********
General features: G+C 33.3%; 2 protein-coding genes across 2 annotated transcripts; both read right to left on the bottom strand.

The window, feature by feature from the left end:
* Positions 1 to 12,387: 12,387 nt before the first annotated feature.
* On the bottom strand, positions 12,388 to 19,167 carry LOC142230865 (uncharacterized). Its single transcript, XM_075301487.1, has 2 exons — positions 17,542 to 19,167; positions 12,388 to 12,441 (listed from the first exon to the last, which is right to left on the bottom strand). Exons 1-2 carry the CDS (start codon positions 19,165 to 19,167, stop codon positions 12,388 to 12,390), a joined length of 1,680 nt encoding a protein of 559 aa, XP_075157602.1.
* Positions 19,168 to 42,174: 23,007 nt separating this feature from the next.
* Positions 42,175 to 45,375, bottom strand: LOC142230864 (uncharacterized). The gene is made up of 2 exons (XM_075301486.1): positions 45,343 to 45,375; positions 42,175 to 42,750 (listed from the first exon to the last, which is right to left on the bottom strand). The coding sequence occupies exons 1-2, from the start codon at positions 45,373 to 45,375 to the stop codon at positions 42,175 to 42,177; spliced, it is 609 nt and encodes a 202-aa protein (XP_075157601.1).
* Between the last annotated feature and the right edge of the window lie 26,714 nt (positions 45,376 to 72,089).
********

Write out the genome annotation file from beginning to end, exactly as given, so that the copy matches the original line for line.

General features: G+C 33.3%; 2 protein-coding genes across 2 annotated transcripts; both read right to left on the bottom strand.

The window, feature by feature from the left end:
* Positions 1 to 12,387: 12,387 nt before the first annotated feature.
* On the bottom strand, positions 12,388 to 19,167 carry LOC142230865 (uncharacterized). Its single transcript, XM_075301487.1, has 2 exons — positions 17,542 to 19,167; positions 12,388 to 12,441 (listed from the first exon to the last, which is right to left on the bottom strand). Exons 1-2 carry the CDS (start codon positions 19,165 to 19,167, stop codon positions 12,388 to 12,390), a joined length of 1,680 nt encoding a protein of 559 aa, XP_075157602.1.
* Positions 19,168 to 42,174: 23,007 nt separating this feature from the next.
* Positions 42,175 to 45,375, bottom strand: LOC142230864 (uncharacterized). The gene is made up of 2 exons (XM_075301486.1): positions 45,343 to 45,375; positions 42,175 to 42,750 (listed from the first exon to the last, which is right to left on the bottom strand). The coding sequence occupies exons 1-2, from the start codon at positions 45,373 to 45,375 to the stop codon at positions 42,175 to 42,177; spliced, it is 609 nt and encodes a 202-aa protein (XP_075157601.1).
* Between the last annotated feature and the right edge of the window lie 26,714 nt (positions 45,376 to 72,089).